I was thinking about how we like to make fun of dumb crooks. They deserve it, of course, and obviously not all of them are dumb ones.
But it seems there are a lot of reasons that many crimes don’t go down in history as “successful crimes.” Most of them involve poor planning.
Poor planning can be categorized in many sub-categories, including poor choices in masks — such as the guy who put a paper bag over his head but the holes he cut out were too small and he couldn’t see — or the guy who robbed the store manager who recognized the man’s voice as the same guy he fired the day before.
Planning the master crime should involve logistics. Logistics can include many things, among them the escape route. The route should be an important part of the sit-down planning session, but — quite frankly — many crooks today don’t do the sit-down.
Watching films such as “Oceans Eleven-through-Fifteen,” one would think planning is huge as far as “advance” work.
In some cases, planning is overlooked.
Two guys rob another guy. They get the goods, get in the car and drive off. They assume (assuming is a bad thing to do) they got away. They don’t think the victim will follow. The victim gets in his car and drives after them. “Plan A” is now out the window.
They drive onto the highway, only going as far as the next exit, which isn’t a normal exit but a bus station exit that feeds only back onto the highway — and back in the opposite direction. They loop and then travel back to the same exit they entered on, frantically turning and then wrecking into another car. They end up almost where they started.
It’s like chasing a drunk guy. Drunks who run from the cops will always run in the direction of where they were leaning when they decided to run. Veteran cops just wait until they run a circle and return or until they hit a pine tree.
The initial poor planning is bad enough. But when you don’t have a “Plan B,” or have only a weak “Plan B,” things can compound themselves in a bad way.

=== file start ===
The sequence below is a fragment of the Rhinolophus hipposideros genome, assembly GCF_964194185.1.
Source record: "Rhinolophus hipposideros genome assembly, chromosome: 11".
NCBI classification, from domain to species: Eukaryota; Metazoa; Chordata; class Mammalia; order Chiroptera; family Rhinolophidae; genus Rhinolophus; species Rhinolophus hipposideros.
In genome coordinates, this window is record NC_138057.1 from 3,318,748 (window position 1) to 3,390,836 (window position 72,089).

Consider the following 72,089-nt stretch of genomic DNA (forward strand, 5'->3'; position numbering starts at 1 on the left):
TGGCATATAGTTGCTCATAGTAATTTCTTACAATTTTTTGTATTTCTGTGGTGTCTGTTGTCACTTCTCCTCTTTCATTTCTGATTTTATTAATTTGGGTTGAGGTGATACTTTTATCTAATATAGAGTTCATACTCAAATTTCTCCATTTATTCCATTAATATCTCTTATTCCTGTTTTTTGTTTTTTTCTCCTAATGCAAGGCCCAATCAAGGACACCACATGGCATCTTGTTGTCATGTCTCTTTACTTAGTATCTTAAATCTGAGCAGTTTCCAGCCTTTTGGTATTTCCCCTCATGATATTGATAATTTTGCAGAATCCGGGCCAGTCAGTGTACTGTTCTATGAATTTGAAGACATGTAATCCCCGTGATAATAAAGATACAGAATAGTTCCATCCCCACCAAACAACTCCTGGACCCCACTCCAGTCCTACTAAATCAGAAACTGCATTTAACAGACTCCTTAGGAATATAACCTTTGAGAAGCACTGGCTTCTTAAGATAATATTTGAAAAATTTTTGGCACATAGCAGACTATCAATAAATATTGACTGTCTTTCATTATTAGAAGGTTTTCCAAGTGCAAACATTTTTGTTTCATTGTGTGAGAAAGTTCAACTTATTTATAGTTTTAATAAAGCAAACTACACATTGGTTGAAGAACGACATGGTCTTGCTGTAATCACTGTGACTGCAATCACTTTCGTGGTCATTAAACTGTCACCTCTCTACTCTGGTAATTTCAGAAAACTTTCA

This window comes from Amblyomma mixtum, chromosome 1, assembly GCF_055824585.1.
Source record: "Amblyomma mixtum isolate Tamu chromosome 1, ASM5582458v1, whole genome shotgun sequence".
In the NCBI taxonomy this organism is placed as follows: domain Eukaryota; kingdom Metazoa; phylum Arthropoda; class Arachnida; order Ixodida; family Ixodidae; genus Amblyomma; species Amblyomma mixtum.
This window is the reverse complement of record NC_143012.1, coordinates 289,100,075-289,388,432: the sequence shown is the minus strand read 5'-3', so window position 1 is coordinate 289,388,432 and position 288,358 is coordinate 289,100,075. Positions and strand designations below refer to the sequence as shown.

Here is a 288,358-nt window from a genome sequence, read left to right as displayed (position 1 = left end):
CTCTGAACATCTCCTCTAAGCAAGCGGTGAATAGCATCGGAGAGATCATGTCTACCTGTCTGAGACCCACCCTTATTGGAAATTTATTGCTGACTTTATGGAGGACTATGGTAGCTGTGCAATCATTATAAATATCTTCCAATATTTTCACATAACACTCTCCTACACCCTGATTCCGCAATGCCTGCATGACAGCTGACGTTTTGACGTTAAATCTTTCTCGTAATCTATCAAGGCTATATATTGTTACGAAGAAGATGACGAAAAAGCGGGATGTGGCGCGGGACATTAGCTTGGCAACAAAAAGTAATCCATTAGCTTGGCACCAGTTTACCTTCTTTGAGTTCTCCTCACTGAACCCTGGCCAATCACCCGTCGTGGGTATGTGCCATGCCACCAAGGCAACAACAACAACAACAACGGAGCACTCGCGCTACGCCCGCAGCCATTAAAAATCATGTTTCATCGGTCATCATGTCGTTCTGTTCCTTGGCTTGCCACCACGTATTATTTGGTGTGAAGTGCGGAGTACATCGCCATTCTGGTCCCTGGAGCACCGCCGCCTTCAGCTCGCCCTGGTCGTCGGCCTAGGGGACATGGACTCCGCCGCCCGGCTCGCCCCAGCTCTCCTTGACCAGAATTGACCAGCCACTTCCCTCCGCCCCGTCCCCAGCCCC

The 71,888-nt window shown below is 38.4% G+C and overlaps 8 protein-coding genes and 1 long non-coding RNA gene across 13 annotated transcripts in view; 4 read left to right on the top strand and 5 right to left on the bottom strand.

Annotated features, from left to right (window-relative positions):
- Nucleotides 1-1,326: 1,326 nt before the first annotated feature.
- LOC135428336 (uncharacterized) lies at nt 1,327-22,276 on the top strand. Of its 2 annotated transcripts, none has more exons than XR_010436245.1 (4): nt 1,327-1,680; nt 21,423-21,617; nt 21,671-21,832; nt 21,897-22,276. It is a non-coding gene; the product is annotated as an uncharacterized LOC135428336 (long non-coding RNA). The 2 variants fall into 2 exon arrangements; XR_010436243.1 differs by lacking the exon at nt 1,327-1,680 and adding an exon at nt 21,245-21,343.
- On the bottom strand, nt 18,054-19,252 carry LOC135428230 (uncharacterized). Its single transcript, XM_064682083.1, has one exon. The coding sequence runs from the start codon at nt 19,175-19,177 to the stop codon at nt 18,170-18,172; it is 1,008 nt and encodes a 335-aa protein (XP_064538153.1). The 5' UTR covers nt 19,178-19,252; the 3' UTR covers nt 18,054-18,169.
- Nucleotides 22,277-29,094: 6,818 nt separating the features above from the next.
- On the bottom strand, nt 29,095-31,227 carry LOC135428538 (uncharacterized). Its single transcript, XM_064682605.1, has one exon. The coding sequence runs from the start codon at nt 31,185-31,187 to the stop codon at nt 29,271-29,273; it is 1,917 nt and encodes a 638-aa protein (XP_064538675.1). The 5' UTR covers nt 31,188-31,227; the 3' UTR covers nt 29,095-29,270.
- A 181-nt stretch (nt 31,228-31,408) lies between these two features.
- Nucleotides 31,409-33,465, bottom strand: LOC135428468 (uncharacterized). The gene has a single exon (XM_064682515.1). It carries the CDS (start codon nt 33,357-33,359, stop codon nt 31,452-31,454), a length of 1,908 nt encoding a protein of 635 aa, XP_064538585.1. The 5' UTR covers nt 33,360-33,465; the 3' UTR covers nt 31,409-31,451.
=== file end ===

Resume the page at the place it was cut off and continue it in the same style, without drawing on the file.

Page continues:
When bad guys flee, they seek the woods. If woods are near, they flee to the woods like moths to the flame or CNN to a Michael Jackson tribute.
Most police departments have dogs or access to dogs in a short time. Dogs are great negotiators and they don’t discriminate. They have a great sense of smell and — unlike my dogs, who try to pee on every tree in their path — K-9 dogs find the scent and off they go. They’re excited because they might get to bite someone.
Plan “B” didn’t include trudging through the woods, on a hot July afternoon, not a clue where to go or which way is not covered by a hundred cops since three police jurisdictions come together very close to where said trudging is being done. It was a day of poor planning.
But, another saying comes into play. It’s better to be lucky than — whatever the rest of that saying is.
The third guy got away. Oddly enough, he was the heavy-set of the three. He was lucky and probably lost 10 pounds in the process. His luck was that he didn’t leave in the getaway car. He didn’t make it to the car so he headed out on his own.
As much as one would have to lose in a crime such as a bank robbery, bad guys still write notes on the back of papers or documents that can be traced back to him or her.
Even when they get the money, they still run into problems with dye packs.
Dumb crooks are alive and well — and we’re happy about that.